From a young age, I enjoyed reading, especially works that exposed me to new ideas. I loved comic books, like Superman and The Fantastic Four. Later, I discovered science fiction. I especially liked collections of short stories because the length of these stories made them suited to consider “what if” questions. I also liked fairy tales and mythology. Later, when I reached the mature age of 12, I explored the great works of fiction. My brothers must have had to read these kinds of books in high school because used copies were on their bookshelves. I probably would not have chosen many of these books for myself, but they were there. After I read a few dozen pages, I was hooked, even when I did not fully understand them.
When I found a book by an author I really liked, I tried to read every book the author wrote. In high school and college, I read books by Dostoevsky, Camus, Hesse, Sartre, P. K. Dick and many others. But, in my late twenties, I stopped reading fiction. I restricted my focus to works of nonfiction, where I thought my time would be more productively spent. For several of those years, I concentrated on reading essays about nature.
During this time, I discovered the works of Konrad Lorenz, a Nobel prize-winning ethologist. He was a funny guy, although he was once a member of the Nazi party and later served time in a Soviet prison camp. His work focused on animal instincts and how those instincts were expressed in behavior. He was a great story-teller. In one story, he wrote about a huge fish tank in his office area. The tank was so large that divers had to clean the interior glass walls. My memory is hazy, but I think there was some kind of balcony that overlooked the tank and provided the ladders the divers used to get in. One day, while studying the fish, Lorenz dropped his keys, which sank to the floor of the tank. He decided to retrieve them. Not wanting to get his clothes wet, he took them off and climbed down the ladder. Unfortunately for him, at this time a colleague was giving some wealthy sponsors a tour and they entered the building only to discover a surprising new form of aquatic life…a naked Konrad.
In the same book, Lorenz writes about how animals can learn to identify the start of a sequence of actions and respond quickly. He had trained a bird to take a treat from his hand as he walked in the field. The bird, flying overhead would see him reach for his pocket, thus starting a sequence of events, and then swoop down, grabbing the tidbit from his hand the moment the treat was shown. Well, one day, Konrad was again feeding the bird, but he needed to go to the bathroom. Not thinking, he unzipped his pants, which the bird noticed, so it came swooping down. No need for me to finish the story; you know what happened. It was as painful to him as his underwater encounter with his guests was embarrassing. It’s funny to read about the mistakes of brilliant people and learn something new along the way.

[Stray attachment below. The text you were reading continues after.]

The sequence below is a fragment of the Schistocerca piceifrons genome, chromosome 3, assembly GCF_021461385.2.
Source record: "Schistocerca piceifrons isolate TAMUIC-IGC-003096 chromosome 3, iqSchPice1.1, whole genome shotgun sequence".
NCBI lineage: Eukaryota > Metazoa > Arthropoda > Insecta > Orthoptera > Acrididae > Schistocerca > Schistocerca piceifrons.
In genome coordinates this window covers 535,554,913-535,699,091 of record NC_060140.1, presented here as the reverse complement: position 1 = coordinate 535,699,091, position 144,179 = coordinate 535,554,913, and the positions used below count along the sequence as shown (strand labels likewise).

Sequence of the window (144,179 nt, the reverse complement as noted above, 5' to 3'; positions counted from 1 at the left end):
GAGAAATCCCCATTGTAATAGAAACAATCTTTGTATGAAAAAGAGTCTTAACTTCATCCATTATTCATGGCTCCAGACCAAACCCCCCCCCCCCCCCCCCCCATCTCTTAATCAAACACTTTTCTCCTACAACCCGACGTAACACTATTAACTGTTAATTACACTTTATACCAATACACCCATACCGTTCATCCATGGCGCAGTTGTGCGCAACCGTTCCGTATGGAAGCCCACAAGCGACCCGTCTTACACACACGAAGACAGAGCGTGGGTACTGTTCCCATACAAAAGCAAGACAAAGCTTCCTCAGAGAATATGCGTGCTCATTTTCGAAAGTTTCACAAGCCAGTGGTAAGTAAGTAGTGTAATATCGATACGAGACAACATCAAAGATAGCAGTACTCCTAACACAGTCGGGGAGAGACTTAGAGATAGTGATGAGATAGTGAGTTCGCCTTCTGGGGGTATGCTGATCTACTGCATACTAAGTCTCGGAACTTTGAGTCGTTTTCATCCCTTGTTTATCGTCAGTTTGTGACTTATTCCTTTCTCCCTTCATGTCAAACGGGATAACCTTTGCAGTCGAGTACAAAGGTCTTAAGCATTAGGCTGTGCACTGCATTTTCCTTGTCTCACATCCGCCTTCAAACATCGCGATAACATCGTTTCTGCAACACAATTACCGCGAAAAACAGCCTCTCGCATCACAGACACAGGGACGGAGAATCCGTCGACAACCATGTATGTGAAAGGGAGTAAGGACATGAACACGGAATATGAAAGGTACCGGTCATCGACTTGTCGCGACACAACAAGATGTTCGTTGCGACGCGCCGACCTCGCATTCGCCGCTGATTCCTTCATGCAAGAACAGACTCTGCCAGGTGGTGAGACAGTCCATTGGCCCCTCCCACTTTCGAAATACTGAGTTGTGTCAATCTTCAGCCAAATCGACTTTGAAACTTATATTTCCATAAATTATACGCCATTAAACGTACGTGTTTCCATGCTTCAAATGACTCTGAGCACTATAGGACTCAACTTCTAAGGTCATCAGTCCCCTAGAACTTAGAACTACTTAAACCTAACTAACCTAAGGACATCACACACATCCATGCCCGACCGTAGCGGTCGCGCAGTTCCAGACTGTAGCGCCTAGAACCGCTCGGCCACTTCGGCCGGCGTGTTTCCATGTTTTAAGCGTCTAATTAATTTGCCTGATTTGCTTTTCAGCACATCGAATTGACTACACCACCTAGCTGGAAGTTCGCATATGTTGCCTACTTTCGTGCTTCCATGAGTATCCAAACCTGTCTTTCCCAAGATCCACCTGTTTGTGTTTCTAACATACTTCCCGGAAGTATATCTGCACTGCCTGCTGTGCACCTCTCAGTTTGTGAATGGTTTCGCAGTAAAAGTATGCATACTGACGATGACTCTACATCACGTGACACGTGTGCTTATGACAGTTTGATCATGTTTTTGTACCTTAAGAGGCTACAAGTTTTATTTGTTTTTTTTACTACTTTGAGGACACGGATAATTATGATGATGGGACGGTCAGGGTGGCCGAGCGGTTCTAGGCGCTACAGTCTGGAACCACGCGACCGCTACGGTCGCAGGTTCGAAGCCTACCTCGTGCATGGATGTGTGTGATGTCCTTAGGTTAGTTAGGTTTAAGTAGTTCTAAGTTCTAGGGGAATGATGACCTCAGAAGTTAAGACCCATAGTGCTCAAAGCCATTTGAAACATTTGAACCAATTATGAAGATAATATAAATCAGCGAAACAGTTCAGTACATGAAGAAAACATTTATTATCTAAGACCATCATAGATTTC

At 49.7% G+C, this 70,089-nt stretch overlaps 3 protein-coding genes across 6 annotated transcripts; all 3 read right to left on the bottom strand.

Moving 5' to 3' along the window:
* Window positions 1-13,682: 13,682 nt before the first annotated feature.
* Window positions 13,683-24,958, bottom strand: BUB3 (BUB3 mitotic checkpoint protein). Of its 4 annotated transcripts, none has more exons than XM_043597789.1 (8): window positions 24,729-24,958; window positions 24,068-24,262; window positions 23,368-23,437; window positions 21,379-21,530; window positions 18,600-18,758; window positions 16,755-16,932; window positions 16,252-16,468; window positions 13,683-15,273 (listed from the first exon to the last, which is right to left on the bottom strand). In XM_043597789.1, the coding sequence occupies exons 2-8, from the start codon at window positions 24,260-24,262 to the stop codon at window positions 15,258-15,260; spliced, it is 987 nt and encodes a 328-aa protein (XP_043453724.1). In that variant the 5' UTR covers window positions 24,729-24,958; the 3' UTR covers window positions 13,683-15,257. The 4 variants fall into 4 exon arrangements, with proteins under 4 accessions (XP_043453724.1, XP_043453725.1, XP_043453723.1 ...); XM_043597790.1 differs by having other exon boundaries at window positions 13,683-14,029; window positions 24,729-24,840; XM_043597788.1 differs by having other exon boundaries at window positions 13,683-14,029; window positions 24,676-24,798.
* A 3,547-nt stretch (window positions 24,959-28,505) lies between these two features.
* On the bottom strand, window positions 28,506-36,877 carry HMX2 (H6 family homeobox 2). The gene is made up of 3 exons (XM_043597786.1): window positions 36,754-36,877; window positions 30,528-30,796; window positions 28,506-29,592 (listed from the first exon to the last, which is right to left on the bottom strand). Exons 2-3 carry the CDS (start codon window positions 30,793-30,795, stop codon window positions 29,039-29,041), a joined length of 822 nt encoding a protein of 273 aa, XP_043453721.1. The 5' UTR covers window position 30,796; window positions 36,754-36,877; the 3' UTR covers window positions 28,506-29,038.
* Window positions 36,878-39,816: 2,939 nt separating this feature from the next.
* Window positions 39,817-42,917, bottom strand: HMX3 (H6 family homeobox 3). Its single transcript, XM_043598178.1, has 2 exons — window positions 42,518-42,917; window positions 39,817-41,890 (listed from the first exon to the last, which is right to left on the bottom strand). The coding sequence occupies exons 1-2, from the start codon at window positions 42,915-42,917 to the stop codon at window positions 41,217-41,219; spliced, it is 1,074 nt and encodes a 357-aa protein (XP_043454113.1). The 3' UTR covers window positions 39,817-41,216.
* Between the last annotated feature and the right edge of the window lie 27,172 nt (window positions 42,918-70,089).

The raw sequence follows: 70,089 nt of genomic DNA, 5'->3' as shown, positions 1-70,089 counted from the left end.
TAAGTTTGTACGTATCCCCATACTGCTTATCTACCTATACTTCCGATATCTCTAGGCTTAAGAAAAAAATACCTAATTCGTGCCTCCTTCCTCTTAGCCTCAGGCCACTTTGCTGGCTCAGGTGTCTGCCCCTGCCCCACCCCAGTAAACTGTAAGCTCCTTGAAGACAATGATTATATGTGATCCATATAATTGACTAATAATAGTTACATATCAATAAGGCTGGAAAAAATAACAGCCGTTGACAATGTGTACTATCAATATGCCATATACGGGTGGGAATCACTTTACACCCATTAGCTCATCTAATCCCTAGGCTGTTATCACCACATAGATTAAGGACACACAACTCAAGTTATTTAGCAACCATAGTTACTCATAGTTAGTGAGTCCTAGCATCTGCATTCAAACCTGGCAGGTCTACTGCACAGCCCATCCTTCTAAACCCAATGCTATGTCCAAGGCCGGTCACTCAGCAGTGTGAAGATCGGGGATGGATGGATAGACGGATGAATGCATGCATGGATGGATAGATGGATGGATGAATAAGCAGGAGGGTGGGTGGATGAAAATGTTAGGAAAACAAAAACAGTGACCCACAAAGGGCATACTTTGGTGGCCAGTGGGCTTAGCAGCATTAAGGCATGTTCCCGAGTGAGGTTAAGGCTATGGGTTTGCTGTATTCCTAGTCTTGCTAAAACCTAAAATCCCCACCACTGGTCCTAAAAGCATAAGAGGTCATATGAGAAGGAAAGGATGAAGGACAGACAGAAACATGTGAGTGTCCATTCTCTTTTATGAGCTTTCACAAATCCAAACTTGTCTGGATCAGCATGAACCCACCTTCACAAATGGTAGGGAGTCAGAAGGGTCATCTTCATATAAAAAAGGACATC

Studying nonverbal behaviors in animals tells us a great deal about our own nonverbal behaviors. Every animal has instinctual ways of behaving. We can infer a great deal about how animals think if we piece together their behavioral cues. Many species are able to communicate verbally and nonverbally with each other. Quite a few studies have been conducted on communication by gorillas, chimpanzees, elephants, dolphins, whales and crows. If we watch these kinds of animals closely, we can get insights into what they are thinking and feeling. Veterinarians have to be good at reading animal behavior since the animals they treat can’t say where it hurts. We too can learn to read animal behaviors.
To learn more, do informal observations of your cat, dog, iguana, hamster, bee hive, fish, parrot, iguana, snake, or ant farm. All animals have behaviors we overlook until we study them closely.
If you have a dog, for example, have you noticed that there are different kinds of tail wags? The dog’s tail is quite expressive. Interestingly, dogs do not wag their tails when alone. The tail is used to communicate to other living beings.
We know what it means if the dog’s tail is between its legs. What if the dog’s tail is held high? The vertical tail, Stalen Coren states, indicates dominance. What does it mean if the tail is moving in a circular motion? How about straight back and forth? How does the speed of the wag fit into the picture? Keep asking these kinds of questions. Classify behaviors.
Do not assume a dog wagging its tail is happy or friendly. Some wags signal the dogs is preparing to bite. Some tail wags involve the butt. Some wags are just a slight movement at the tip of the tail. Some wags are more to the right than to the left. Does it make a difference? Apparently it does. Once you get past seeing how the tail is moving, you can look at body posture, the hair on the back, the ears, the mouth, and the eyes. Studies have shown that dogs are exceptionally good at reading these behaviors when they see other dogs. They are skilled nonverbal communicators.
Of course, dogs also bark, howl, growl, and whine. But, please note, there are different kind of vocalizations. We say, “shut up,” perhaps, to all of them, but they have unique meanings in a given situation.
When we put the verbal and nonverbal signs together, we can get a pretty good sense of the emotions being expressed. We just have to watch closely, understand the context, and find the patterns. It’s the same way we learn to accurately read nonverbal cues in people. People’s expressions are just more complex. Or, so it seems.